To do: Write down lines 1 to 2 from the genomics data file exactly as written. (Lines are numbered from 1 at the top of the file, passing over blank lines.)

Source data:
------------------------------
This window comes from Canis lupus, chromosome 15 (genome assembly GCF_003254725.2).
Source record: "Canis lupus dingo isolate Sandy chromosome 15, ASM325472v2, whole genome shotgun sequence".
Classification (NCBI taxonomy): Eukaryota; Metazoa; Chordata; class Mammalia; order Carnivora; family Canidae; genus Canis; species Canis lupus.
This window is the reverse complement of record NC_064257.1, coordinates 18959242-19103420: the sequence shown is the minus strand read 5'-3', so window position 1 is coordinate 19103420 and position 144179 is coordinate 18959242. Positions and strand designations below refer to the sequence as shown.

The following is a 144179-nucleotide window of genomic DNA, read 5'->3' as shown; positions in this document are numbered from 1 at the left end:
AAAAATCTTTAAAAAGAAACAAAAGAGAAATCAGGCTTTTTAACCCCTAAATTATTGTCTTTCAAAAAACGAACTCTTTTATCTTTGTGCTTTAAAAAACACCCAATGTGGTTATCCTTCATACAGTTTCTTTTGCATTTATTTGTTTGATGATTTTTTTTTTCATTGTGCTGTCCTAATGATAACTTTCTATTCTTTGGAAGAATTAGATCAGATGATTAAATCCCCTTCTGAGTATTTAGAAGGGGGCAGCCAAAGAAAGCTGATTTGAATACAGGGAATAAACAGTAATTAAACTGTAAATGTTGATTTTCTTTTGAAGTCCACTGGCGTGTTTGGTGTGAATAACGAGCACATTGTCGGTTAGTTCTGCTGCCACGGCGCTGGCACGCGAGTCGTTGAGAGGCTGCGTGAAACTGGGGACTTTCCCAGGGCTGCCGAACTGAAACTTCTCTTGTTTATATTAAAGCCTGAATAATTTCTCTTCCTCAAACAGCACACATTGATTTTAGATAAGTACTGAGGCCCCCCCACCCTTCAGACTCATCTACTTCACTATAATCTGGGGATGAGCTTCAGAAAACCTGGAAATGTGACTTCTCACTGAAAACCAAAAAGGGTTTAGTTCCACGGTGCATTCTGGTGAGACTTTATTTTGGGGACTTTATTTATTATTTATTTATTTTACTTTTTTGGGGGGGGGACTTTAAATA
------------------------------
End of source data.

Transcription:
This window comes from Canis lupus, chromosome 15 (genome assembly GCF_003254725.2).
Source record: "Canis lupus dingo isolate Sandy chromosome 15, ASM325472v2, whole genome shotgun sequence".